Here is a overview of the gathering from an attendee.
The Fellowship gathering was defined by its worship. The first worship, the night before the conference began, had more than a thousand. Each day of the conference began and ended with worship. And the ballroom was packed – for all of them. Vic Pence, who spoke at the final worship, was prepared to make a joke about attendance at final worship as a lead in to his “the power of a remnant” presentation, but had to make a joke about his joke because worship was full. The singing, the prayers, the speakers, were all very powerful, and all focused on Christ. Speakers spoke on “the need to focus on where Jesus is leading”, “What do we need to do to be aligned with what God is doing?”, “Turning anger to grace”, and “the power of a remnant to make a difference”.
Seminars described the possible organizational options within the fellowship, ways to work within presbyteries, in spite of presbyteries, alternative forms of presbyteries, and the New Reformed Body. More on those in a moment. But did I mention the worship? And the general air of laughter, and friends calling out across the room. People meeting friends from seminary, from online, making new connections.
The informational presentations were done via video feed to every conference room in the hotel. Conferees were randomly grouped in tables of 10 (with the exception of EPs and staffers who were randomly grouped with each other, but not the general population). There was time after each briefing for the tables to discuss and provide feedback and questions (via email). A few folks had as their job for the conference, to sort through the emails and consolidate questions and prioritize based on frequency. Q&A times were built into the schedule for the organizers to answer some of these questions. This led to wonderful, meaningful conversations between the elders and pastors attending the conference.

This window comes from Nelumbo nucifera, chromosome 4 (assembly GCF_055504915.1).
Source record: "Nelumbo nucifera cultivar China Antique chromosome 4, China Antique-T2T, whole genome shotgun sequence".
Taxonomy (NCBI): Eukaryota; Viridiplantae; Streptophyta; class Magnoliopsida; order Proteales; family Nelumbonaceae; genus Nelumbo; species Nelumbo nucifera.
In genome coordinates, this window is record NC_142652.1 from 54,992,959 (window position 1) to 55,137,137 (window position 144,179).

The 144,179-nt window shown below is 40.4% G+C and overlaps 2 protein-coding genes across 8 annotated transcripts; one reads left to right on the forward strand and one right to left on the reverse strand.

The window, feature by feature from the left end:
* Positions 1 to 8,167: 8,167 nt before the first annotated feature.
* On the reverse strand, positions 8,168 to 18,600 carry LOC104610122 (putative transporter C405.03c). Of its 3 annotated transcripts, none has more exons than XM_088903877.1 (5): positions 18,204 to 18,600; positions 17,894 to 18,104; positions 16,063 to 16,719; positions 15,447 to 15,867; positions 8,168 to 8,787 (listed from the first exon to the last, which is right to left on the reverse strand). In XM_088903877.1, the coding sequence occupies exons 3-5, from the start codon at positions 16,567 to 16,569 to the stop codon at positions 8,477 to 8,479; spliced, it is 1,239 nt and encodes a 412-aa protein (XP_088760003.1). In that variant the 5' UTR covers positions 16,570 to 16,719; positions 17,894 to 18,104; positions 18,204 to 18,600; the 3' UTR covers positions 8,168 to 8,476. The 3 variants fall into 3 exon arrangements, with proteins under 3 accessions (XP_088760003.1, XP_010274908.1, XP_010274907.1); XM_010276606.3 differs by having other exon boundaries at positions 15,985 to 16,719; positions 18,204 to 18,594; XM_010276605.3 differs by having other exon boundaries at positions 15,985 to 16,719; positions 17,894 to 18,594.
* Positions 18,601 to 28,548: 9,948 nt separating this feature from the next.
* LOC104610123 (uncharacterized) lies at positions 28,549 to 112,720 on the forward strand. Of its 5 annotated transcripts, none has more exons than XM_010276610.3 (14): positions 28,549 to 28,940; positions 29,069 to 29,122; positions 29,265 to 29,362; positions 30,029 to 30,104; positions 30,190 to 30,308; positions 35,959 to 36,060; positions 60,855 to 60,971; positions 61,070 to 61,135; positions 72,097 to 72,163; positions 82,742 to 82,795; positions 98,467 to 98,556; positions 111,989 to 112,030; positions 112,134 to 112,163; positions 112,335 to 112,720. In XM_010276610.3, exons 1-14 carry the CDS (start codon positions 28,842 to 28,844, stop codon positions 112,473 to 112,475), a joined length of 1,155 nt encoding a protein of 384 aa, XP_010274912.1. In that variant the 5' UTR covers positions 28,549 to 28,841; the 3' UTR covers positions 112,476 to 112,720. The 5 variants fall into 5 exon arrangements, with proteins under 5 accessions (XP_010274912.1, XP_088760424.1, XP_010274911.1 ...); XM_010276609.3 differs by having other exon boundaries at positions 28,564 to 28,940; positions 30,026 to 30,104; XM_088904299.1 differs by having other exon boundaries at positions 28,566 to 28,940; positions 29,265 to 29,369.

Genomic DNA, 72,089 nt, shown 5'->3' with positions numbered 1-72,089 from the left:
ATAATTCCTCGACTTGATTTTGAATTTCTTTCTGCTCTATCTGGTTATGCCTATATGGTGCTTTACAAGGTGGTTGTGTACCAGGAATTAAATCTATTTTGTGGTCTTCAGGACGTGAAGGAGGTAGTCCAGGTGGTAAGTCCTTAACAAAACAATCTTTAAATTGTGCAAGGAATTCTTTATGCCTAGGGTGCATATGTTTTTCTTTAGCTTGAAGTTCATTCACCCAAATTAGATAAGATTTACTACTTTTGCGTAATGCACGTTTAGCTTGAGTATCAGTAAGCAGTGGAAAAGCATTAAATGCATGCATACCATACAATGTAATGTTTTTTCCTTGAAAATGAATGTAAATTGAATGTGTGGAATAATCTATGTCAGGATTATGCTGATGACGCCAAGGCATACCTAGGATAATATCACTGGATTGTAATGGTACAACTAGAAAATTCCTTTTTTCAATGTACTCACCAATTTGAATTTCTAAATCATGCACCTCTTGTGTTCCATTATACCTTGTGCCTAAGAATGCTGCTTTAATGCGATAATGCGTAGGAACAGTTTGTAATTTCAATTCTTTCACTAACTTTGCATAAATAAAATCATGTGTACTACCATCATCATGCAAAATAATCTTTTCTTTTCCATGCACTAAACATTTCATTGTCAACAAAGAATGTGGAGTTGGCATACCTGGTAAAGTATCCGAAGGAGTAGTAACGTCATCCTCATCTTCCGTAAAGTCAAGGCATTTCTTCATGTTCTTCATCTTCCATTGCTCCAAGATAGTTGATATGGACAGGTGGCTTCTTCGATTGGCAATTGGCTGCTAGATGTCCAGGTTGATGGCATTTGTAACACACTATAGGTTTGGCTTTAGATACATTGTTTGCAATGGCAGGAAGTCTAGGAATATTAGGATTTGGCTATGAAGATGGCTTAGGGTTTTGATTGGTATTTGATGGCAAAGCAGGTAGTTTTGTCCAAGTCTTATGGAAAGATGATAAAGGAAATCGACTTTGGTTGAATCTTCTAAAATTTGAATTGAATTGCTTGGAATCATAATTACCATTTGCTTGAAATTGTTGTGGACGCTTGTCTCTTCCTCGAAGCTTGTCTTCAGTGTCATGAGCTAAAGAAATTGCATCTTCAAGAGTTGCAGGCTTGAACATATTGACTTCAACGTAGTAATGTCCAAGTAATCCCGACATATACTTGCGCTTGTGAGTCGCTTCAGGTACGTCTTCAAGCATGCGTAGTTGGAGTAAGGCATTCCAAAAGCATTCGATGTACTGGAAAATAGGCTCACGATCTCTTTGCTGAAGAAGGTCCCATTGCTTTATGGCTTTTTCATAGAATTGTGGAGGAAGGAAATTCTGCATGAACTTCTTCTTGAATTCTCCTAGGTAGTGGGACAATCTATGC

An example table had 4 elders (all from large churches), 6 pastors: two from large churches, 3 from middlesized, and a pastor from a small town church. It helped people to process the information from multiple viewpoints. Some tables had folks who were against all that the Fellowship stood for, and were naysaying all that
they heard, but their influence was limited to the table(s) where they were. All in all it was upbeat, fast-paced, focused on glorifying God, and seeking answers both within and beyond the PCUSA.
The Fellowship seeks to be an order within the PCUSA. The Fellowship will be a covenanted community of churches and individuals who gather around a defined set of essential tenets (to be defined). The focus is on empowering and equipping the congregation: not a congregationalism, but a recognition that the primary agent of ministry is and should be the congregation. Jim Singleton defined a vision for a fellowship that includes Theological Clarity, Missional Passion, Covenantal Commitment to each other, Global Connections, and Leadership in a different way. Under the original Fellowship vision, this would all happen without any PCUSA structural adaptations. It would be much like More Light Presbyterians or the Confessing Churches. But the Fellowship has no interest in playing the politics of the PCUSA – that has gotten us nowhere. The Fellowship wants to renew the PCUSA one church at a time, by engaging in mission.